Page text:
Gavins Point Dam
|Gavins Point Dam|
|Official name||Gavins Point Project|
|Location||Cedar County, Nebraska and Yankton County, South Dakota.|
|Construction cost||$51 million|
|Owner(s)||U.S. Army Corps of Engineers, Omaha District|
|Dam and spillways|
|Type of dam||Embankment, rolled-earth and chalk-fill|
|Height||74 ft (23 m)|
|Length||8,700 ft (2,652 m)|
|Width (crest)||35 ft (11 m)|
|Width (base)||850 ft (259 m)|
|Dam volume||7,000,000 cu yd (5,351,884 m3)|
|Creates||Lewis and Clark Lake|
|Total capacity||492,000 acre⋅ft (606,873,064 m3)|
|Catchment area||279,480 sq mi (723,850 km2)|
|Surface area||31,400 acres (12,700 ha)|
|Maximum length||25 mi (40 km)|
|Maximum water depth||45 ft (14 m)|
|Normal elevation||1,210 feet msl|
|Operator(s)||U.S. Army Corps of Engineers|
|Turbines||3 x 44 MW|
|Installed capacity||132 MW|
|Annual generation||727 million KWh|
Gavins Point Dam is a 1.9 mi (3 km) long embankment rolled-earth and chalk-fill dam which spans the Missouri River and impounds Lewis and Clark Lake. The dam joins Cedar County, Nebraska with Yankton County, South Dakota a distance of 811.1 river miles (1,305 km) upstream of St. Louis, Missouri, where the river joins the Mississippi River. The dam and hydroelectric power plant were constructed as the Gavins Point Project from 1952 to 1957 by the United States Army Corps of Engineers as part of the Pick-Sloan Plan. The dam is located approximately 4 miles (6.4 km) west or upstream of Yankton, South Dakota.
History and background
Gavins Point Dam was constructed as a part of the Pick–Sloan Missouri Basin Program, authorized by the Flood Control Act of 1944 by Congress. The dam is named after Gavins Point, a bluff along the northern bank of the Missouri River named for an early settler, now within the western end of Lewis & Clark Recreation Area, which was to be the original location of construction of the dam. The location was moved and construction began further downstream along Calumet Bluff because this location offered a shorter span distance and less fill material needed for dam construction, although the project kept the original name. The dam operations work in conjunction with the other Pick-Sloan Program Dams to assist with conservation, control, and use of water resources in the Missouri River Basin. The intended beneficial uses of these water resources include flood control, aids to navigation, irrigation, supplemental water supply, power generation, municipal and industrial water supplies, stream-pollution abatement, Sediment control, preservation and enhancement of fish and wildlife, and creation of recreation opportunities. Gavins Point is the most downstream dam on the Missouri River at river mile 811.1 (river miles upstream of St. Louis where the river joins the Mississippi River) . The next dam upstream is Fort Randall Dam..
2011 Missouri River Flood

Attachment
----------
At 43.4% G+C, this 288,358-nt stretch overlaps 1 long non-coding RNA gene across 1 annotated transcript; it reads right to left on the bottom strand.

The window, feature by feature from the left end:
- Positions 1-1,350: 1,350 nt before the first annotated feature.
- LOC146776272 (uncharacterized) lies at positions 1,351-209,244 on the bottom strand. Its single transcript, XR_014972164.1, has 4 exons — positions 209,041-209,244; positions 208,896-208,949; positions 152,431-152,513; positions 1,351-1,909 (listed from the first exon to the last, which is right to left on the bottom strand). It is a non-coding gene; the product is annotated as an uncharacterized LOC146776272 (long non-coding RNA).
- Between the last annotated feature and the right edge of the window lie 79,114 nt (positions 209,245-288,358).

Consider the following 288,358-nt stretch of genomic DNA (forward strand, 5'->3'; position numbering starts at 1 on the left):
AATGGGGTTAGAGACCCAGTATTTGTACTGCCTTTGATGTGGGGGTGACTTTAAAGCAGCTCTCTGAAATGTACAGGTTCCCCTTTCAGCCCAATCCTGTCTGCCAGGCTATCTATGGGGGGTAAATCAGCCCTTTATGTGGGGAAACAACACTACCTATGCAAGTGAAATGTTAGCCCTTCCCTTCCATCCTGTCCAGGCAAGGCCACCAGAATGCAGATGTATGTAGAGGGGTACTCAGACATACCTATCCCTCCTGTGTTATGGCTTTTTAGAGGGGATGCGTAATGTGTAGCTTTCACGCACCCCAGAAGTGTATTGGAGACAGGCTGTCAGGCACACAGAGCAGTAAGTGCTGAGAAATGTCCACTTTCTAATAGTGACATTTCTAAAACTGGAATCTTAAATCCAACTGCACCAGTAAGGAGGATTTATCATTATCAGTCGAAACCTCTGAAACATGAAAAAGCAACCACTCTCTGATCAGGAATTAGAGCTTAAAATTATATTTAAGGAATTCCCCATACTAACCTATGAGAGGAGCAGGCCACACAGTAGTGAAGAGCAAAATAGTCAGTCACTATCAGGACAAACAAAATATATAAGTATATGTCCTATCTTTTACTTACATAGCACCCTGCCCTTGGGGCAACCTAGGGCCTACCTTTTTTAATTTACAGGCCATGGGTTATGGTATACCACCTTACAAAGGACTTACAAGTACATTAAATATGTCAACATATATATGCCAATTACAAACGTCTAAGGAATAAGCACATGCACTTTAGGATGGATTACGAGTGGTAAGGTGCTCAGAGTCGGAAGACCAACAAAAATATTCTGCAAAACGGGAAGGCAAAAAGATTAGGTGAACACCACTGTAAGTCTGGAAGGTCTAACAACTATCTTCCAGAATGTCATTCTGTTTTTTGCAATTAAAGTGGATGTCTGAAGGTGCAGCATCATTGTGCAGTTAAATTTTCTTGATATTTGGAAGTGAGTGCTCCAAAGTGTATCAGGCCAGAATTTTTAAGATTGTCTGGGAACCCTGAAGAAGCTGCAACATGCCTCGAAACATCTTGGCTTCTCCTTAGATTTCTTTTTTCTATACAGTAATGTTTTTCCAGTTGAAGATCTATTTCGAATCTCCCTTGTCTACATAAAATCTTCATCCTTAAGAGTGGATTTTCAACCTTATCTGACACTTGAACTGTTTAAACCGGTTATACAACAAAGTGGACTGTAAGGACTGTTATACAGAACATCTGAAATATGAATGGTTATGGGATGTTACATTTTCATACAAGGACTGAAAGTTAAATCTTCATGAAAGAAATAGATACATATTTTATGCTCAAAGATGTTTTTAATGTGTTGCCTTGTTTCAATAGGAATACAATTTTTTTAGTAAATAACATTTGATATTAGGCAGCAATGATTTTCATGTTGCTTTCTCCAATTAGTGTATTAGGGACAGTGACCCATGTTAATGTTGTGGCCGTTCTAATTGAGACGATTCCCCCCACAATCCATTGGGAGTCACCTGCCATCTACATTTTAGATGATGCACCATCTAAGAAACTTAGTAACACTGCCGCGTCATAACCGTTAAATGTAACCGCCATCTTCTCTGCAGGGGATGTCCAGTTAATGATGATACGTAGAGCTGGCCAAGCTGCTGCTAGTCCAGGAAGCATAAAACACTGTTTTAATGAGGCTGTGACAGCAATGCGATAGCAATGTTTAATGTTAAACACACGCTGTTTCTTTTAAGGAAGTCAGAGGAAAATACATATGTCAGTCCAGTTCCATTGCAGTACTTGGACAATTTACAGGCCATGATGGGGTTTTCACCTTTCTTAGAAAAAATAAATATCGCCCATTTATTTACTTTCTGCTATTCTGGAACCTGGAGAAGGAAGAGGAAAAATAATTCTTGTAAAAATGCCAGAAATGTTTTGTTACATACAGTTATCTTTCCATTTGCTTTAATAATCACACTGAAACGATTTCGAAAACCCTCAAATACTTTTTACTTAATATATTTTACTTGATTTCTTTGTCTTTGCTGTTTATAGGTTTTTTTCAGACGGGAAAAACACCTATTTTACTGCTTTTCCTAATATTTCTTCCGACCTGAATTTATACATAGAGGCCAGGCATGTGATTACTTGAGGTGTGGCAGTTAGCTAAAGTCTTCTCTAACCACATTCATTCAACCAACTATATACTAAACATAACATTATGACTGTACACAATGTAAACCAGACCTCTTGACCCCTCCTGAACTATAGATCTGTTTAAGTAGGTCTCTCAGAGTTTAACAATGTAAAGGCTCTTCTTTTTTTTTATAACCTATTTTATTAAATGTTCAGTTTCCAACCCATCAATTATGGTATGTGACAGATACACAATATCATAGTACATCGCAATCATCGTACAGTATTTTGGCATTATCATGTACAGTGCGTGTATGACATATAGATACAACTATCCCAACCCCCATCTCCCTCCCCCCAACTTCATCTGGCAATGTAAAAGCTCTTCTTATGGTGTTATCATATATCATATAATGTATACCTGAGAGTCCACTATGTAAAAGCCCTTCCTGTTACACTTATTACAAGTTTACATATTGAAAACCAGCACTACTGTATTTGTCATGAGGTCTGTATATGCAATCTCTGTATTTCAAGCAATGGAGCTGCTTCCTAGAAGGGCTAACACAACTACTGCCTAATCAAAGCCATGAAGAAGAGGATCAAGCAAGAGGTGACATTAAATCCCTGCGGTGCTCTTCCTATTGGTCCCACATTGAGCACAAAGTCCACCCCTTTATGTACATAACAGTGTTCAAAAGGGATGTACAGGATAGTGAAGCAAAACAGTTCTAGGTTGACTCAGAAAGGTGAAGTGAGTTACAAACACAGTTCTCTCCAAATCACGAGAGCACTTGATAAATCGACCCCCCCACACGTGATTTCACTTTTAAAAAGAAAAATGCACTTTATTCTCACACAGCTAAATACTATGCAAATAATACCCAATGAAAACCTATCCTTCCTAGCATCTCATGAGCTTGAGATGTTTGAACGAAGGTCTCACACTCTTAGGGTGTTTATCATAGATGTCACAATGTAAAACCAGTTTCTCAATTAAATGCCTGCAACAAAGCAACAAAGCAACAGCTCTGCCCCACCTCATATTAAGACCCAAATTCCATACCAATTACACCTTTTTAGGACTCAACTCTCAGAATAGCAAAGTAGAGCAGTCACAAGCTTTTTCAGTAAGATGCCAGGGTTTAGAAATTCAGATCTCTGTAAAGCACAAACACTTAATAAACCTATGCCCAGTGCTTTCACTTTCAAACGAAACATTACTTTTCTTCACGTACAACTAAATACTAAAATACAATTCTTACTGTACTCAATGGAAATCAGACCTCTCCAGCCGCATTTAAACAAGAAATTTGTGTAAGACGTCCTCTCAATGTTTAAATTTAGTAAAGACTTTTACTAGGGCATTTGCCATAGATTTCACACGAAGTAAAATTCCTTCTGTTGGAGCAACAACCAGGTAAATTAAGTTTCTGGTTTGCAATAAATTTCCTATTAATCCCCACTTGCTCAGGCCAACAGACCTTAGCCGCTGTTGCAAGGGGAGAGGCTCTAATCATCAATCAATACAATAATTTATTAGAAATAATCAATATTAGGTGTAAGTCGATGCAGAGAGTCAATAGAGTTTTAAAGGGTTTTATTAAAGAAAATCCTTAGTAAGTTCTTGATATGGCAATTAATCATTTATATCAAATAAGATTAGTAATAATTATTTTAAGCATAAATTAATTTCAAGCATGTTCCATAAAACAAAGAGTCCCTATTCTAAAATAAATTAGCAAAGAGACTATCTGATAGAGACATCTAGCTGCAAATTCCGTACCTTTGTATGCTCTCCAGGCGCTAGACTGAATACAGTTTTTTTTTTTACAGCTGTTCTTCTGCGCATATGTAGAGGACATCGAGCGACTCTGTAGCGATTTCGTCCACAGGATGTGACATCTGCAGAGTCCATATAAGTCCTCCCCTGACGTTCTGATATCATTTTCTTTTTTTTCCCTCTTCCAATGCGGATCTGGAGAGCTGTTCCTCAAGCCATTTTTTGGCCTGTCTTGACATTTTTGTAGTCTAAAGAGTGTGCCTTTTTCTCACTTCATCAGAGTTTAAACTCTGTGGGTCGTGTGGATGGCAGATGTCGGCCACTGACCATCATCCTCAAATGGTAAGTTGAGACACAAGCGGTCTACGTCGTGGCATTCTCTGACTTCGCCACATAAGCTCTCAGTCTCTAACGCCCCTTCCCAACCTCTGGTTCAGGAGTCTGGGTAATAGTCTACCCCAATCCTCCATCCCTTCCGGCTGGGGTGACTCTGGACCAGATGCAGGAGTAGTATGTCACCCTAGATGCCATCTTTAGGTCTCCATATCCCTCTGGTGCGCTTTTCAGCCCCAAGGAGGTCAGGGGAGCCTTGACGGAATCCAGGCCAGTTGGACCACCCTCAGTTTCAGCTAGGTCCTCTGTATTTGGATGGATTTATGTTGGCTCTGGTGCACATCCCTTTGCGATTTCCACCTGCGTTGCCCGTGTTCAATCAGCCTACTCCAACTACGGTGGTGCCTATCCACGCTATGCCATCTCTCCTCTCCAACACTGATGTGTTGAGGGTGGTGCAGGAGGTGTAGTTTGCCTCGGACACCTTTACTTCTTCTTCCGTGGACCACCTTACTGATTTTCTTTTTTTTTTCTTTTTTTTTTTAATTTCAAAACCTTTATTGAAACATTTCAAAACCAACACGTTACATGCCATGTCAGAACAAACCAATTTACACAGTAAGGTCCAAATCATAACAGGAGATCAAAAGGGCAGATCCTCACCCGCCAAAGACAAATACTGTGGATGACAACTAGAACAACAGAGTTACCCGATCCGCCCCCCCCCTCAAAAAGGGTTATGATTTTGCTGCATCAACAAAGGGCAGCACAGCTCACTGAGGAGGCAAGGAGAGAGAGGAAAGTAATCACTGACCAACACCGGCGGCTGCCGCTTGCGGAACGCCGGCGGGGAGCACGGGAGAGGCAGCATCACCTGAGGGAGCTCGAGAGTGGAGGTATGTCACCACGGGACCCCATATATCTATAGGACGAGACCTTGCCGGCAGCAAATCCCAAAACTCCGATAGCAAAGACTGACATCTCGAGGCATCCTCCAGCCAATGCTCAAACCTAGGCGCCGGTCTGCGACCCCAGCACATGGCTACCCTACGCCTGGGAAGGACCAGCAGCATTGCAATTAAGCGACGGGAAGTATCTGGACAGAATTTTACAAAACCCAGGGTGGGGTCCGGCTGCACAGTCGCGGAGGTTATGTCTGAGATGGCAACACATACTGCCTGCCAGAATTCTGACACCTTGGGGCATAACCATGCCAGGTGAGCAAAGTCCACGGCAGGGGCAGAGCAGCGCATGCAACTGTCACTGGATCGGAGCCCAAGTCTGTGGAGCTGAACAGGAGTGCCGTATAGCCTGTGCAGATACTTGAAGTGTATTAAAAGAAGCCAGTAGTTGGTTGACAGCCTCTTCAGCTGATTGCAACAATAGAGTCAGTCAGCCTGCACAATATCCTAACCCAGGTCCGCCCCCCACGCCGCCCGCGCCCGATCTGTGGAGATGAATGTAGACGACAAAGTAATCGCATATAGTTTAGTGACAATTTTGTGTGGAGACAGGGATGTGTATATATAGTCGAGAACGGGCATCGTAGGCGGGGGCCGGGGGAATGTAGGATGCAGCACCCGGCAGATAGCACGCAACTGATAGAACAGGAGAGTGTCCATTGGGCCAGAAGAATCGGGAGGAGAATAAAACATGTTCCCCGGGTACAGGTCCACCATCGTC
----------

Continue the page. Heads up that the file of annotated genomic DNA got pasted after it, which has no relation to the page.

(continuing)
During the 2011 Missouri River Flood, the dam released a record water flow of 160,200 cfs, the previous record was 70,000 cfs in 1997. During the 2011 flood, the dam was damaged by debris and a significant portion of rocks were dislodged from its upstream side. The U.S. Army Corps of Engineers soon began repairs to the dam and its spillway gates. Pressure sensors were also installed in concrete portion of the dam.
Hydroelectric Power Generation
The dam has a hydroelectric power plant with three generators, each having a nameplate capacity of 44,099 kW, for a total of 132.297 MW. The hydroelectric power plant provides enough electricity to supply 68,000 homes. Power generated is sold through the Western Area Power Administration.
See main article: Lewis and Clark Lake
Gavins Point Dam creates Lewis and Clark Lake, a popular regional tourist destination for water-based recreational opportunities including boating and fishing, along with camping, hiking, and hunting opportunities managed by the State of South Dakota, State of Nebraska, and the U.S. Army Corps of Engineers (USACE). The lake is significantly impacted by sedimentation and siltation issues, diminishing the overall water surface area, water storage capacity, and recreational opportunities. Sediment carried by the Missouri River and Niobrara River is slowed and trapped within the reservoir due to the dam impounding and thus stopping the natural river flow. Studies show approximately 5.1 tons of sediment are deposited in the lake each year, which contributes to the lake's increasing size of delta area on the western portions of the lake. Approximately 60% of the sediment comes from the Nebraska Sandhills via the Niobrara River. As of 2016, approximately 30% of the lake's overall surface area has diminished due to sedimentation deposits, and some figures project by 2045 approximately 50% of the lake will be diminished due to sedimentation deposits. Presently, there is no plan or solution to remove or slow the progression of the siltation within the lake.
- Lewis and Clark Lake
- Pick-Sloan Plan
- List of crossings of the Missouri River
- List of dams in the Missouri River watershed
- Water Resources Development Act
- "Summary of Engineering Data – Missouri River Main Stem System" (PDF). Missouri River Division. U.S. Army Corps of Engineers. August 2010. Retrieved 2012-08-17.
- http://www.columbiamissourian.com/stories/2011/06/01/record-precipitation-reservoir-releases-cause-missouri-river-flooding/[permanent dead link]
- "Crews repair Gavins Point Dam from 2011 flooding". Black Hills Pioneer. 19 September 2013. Retrieved 19 September 2013.
- "Gavins Point Dam". Geographic Names Information System. United States Geological Survey. Retrieved 2006-05-10.
- "Gavins Point Dam & Powerplant". United States Army Corps of Engineers. 2008-10-24. Archived from the original on 2011-06-01. Retrieved 2009-01-27.
Media related to Gavins Point Dam at Wikimedia Commons